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Serious Books, Smart Talk, Strong Community

To encourage discussions about important issues and provide ways for people of all ages to spend time together, the mayor of Burlington, North Carolina, leads a monthly book group

Mayor Ian Balutrus and members of the Mayor's Book Club in Burlington, North Carolina

Photo courtesy City of Burlington

Mayor Ian Baltutis (back row center, wearing a solid blue shirt) and members of his Mayor's Book Club holding copies of "Hillbilly Elegy: A Memoir of a Family and Culture in Crisis," by J.D. Vance and Stephen R. Covey's "The Leader in Me: How Schools Around the World are Inspiring Greatness, One Child at a Time."

When Ian Baltutis was campaigning door-to-door to become the mayor of Burlington, residents raised issues important to them. Invariably, someone would mention a book relating to the topic of his or her discussion.

Baltutis kept a running list so he could read the books when he had time. After becoming mayor in 2015, he launched the Mayor's Book Club so residents could read a selected non-fiction book and talk about how it relates to life in Burlington.

The books can be checked out from the Alamance County Public Library. Baltutis — who was re-elected in 2017 — leads the monthly discussions, hosting both a lunchtime session (which rotates among different city restaurants) and an evening gathering at a local brew pub.

When the club read $2.00 a Day: Living on Almost Nothing in America, residents were joined by staff and volunteers from the local food pantry and homeless center.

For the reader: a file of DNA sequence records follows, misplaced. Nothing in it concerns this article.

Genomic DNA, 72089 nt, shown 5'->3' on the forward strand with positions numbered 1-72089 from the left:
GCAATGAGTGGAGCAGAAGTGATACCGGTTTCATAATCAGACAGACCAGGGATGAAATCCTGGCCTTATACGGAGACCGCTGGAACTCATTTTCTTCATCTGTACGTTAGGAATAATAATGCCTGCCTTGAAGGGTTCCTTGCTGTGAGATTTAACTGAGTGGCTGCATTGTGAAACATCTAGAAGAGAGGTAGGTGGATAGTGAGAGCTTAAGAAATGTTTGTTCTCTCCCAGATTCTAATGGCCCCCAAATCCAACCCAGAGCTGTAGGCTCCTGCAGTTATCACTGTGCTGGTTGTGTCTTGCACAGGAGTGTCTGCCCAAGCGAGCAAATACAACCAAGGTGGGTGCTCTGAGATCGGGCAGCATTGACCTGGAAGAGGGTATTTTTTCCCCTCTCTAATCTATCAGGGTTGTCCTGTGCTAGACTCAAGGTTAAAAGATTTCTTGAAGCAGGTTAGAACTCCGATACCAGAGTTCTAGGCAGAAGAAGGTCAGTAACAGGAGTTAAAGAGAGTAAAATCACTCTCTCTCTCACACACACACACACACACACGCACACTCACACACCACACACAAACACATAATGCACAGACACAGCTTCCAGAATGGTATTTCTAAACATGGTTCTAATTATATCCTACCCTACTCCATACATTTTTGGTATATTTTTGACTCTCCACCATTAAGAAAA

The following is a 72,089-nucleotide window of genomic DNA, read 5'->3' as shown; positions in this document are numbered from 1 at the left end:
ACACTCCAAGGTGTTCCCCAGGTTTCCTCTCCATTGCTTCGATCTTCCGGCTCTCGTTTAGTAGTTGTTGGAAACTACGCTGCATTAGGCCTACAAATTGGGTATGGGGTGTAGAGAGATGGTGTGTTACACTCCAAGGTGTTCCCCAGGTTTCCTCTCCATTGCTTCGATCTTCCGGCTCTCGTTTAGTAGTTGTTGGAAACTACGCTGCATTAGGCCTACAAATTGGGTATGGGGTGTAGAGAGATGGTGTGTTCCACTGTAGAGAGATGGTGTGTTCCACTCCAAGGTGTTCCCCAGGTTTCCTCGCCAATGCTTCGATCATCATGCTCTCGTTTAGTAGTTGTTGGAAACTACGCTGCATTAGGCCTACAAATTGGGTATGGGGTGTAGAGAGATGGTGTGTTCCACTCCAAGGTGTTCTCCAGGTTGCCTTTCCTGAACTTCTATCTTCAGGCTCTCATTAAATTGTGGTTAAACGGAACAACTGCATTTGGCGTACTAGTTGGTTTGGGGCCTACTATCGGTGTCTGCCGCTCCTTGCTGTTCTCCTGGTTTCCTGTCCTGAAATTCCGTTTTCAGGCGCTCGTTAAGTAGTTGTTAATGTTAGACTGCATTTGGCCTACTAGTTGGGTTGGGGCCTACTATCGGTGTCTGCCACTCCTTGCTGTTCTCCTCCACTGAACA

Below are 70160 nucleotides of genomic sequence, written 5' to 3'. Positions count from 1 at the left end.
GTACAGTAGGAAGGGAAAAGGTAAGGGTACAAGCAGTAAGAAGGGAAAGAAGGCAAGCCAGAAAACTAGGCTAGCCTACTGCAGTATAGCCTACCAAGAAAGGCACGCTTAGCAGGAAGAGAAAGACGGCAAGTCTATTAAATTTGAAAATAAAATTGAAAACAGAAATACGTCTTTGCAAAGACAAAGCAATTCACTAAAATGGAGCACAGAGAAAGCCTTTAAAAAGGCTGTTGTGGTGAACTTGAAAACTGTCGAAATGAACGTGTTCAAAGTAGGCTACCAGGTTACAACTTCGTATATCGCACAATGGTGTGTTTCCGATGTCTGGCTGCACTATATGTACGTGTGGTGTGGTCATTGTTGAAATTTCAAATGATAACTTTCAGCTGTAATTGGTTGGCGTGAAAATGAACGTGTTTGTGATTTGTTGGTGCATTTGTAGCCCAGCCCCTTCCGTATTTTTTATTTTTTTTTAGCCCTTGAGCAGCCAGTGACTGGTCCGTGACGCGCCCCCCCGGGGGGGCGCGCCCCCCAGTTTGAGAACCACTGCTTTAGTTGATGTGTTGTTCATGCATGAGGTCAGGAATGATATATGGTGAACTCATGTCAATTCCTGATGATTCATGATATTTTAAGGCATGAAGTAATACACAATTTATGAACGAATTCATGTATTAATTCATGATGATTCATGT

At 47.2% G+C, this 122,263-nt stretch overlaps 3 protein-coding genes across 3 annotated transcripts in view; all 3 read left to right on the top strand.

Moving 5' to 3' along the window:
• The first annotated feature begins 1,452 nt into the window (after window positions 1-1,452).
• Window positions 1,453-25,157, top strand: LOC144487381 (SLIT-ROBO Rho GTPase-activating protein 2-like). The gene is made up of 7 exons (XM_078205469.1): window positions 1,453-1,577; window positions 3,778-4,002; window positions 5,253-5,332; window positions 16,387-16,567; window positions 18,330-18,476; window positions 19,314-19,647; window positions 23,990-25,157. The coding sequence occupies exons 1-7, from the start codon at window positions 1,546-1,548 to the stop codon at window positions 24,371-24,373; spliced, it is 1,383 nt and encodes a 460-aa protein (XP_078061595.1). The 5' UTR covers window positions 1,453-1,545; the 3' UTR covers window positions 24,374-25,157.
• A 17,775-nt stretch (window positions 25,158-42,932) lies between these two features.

An ex-convict from a nearby residential program took part in the club's discussion of Bryan Stevenson's Just Mercy: A Story of Justice and Redemption, a book about the prison system. With Dreamland: The True Tale of America’s Opiate Epidemic, by journalist Sam Quinones, the city's police chief and a drug enforcement officer attended.

For the discussion about The Maker Movement Manifesto: Rules for Innovation in the New World of Crafters, Hackers, and Tinkerers, author Mark Hatch joined the conversation via Skype.

Discussions last about an hour, with participants usually staying on to socialize. In addition to the book list Baltutis accrued from the campaign trail, reading choices come from members of the community and library staff. Fittingly, Mayor Baltutis gets the final vote on what Burlington's book club participants will read.

This article is adapted from the "Community Engagement" chapter of the AARP book Where We Live: Communities for All Ages — 100+ Inspiring Ideas From America’s Community Leaders. Download or order your free copy.

Reported by Sally Abrahms | Page published November 2017 

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